When elites control an economy, they often use their power to create monopolies and block the entry of new people and firms. This was exactly how Egypt worked for three decades under Hosni Mubarak. The government and military owned vast swaths of the economy -- by some estimates, as much as 40 percent. Even when they did "liberalize," they privatized large parts of the economy right into the hands of Mubarak's friends and those of his son Gamal. Big businessmen close to the regime, such as Ahmed Ezz (iron and steel), the Sawiris family (multimedia, beverages, and telecommunications), and Mohamed Nosseir (beverages and telecommunications) received not only protection from the state but also government contracts and large bank loans without needing to put up collateral.
Together, these big businessmen were known as the "whales." Their stranglehold on the economy created fabulous profits for regime insiders, but blocked opportunities for the vast mass of Egyptians to move out of poverty. Meanwhile, the Mubarak family accumulated a vast fortune estimated as high as $70 billion.
Many in the west believed and told us that he “Arab Spring was about democracy. This was a delusion. It was more about the cost of a bag of wheat for the Egyptian family than democracy. Once they got their wheat they voted in the Muslim Brotherhood and Sharia Law.
Elites Block New Technologies
New technologies are extremely disruptive. They sweep aside old business models and make existing skills and organizations obsolete. They redistribute not just income and wealth but also political power. This gives elites a big incentive to try to stop the march of progress. Good for them, but not for society.
Consider what happened in the 19th century, as railways were spreading across Britain and the United States. When a proposal to build a railway was put before Francis I, emperor of Austria, he was still haunted by the specter of the 1789 French Revolution and replied, "No, no, I will have nothing to do with it, lest the revolution might come into the country." The same thing happened in Russia until the 1860s. With new technologies blocked, the tsarist regime was safe, at least for a while. As Britain and the United States grew rapidly, however, Austria and Russia failed to do so. The track tells the tale: In the 1840s, tiny Britain was undergoing a railway mania in which more than 6,000 miles of track were built, while only one railway ran in vast continental Russia. Even this line was not built for the benefit of the Russian people; it ran 17 miles from St. Petersburg to the tsar's imperial residences at Tsarskoe Selo and Pavlovsk.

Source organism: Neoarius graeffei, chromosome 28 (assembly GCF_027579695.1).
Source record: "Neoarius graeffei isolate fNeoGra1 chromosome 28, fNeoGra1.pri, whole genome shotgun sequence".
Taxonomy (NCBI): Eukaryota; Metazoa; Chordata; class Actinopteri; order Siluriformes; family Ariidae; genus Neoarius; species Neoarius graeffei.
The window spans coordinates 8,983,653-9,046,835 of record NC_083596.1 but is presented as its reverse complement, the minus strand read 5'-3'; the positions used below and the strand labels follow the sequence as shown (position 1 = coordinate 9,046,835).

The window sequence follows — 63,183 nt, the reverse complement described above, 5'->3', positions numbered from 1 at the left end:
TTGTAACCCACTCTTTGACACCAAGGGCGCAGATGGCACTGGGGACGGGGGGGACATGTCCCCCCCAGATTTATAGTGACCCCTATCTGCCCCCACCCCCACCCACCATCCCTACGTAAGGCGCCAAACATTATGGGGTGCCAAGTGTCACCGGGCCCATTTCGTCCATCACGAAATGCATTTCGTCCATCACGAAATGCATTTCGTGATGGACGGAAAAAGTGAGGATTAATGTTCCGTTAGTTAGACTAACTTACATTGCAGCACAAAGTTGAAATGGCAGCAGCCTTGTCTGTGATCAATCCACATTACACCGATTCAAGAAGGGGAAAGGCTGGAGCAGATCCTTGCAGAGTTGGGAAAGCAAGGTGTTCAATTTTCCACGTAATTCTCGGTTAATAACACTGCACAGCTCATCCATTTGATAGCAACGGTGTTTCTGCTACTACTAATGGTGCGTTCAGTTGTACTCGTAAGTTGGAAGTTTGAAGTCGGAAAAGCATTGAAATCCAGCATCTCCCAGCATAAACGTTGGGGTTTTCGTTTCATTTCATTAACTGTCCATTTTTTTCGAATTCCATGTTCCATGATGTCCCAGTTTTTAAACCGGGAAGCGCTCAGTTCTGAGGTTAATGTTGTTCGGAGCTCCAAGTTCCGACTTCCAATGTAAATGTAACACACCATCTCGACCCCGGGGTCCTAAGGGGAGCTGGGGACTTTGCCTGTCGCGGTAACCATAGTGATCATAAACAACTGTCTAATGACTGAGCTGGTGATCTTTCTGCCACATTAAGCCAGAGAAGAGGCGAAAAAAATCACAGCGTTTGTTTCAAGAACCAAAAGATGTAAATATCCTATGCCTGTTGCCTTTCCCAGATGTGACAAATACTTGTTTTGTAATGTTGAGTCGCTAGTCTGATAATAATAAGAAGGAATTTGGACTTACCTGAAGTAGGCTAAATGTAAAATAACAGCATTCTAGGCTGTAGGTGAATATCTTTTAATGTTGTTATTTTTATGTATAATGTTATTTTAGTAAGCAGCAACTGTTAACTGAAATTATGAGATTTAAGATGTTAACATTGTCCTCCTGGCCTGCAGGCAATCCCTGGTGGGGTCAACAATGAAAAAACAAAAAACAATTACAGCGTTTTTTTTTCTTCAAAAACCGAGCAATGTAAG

This was also the case in the United States with electricity. As America began to electrify with Edison’s new light bulbs John D. Rockefeller’s monopoly on kerosene used for oil lamps began to fade. The difference was that Rockefeller’s Standard Oil foresight and saw many other uses for oil, including gasoline. This was due to Rockefeller’s entrepreneurial spirit, vision and his freedom to succeed.
No Law and Order
One must-have for successful economies is an effective centralized state. Without this, there is no hope of providing order, an effective system of laws, mechanisms for resolving disputes, or basic public goods.
Yet large parts of the world today are still dominated by stateless societies. Although countries like Somalia, Afghanistan or the new country of South Sudan do have internationally recognized governments, they exercise little power outside their capitals, and maybe not even there. Both countries have been built atop societies that historically never created a centralized state but were divided into clans or tribes where decisions were made by consensus among adult males. No clan was ever able to dominate or create a set of nationally respected laws or rules. There were no political positions, no administrators, no taxes, no government expenditures, no police, no lawyers — in other words, no government.
This situation persisted during the colonial period in Somalia, when the British were unable even to collect poll taxes, the usual fiscal basis for their African colonies. Since independence in 1960, attempts have been made to create an effective central state, for example, during the dictatorship of Mohamed Siad Barre, but after more than five decades it's fair and even obvious to say they have failed. Call it Somalia's law: Without a central state, there can be no law and order; without law and order, there can be no real economy; and without a real economy, a country is doomed to fail.
Our Founders realized this when the wrote and adopted our Constitution that gave us a form of federalism where they instituted a central government with limited enumerated powers and left the rest to the people and the states. No other nation on this planet has been able to replicate this form of government and probably never will. This is why we are unique and exceptional.
A Weak Central Government
Colombia isn't Somalia. All the same, its central government is unable or unwilling to exert control over probably half the country, which is dominated by left-wing guerrillas, most famously the FARC, and, increasingly, right-wing paramilitaries. The drug lords may be on the run, but the state's absence from much of the country leads not only to lack of public services such as roads and bridges, but also to lack of well-defined, institutionalized property rights.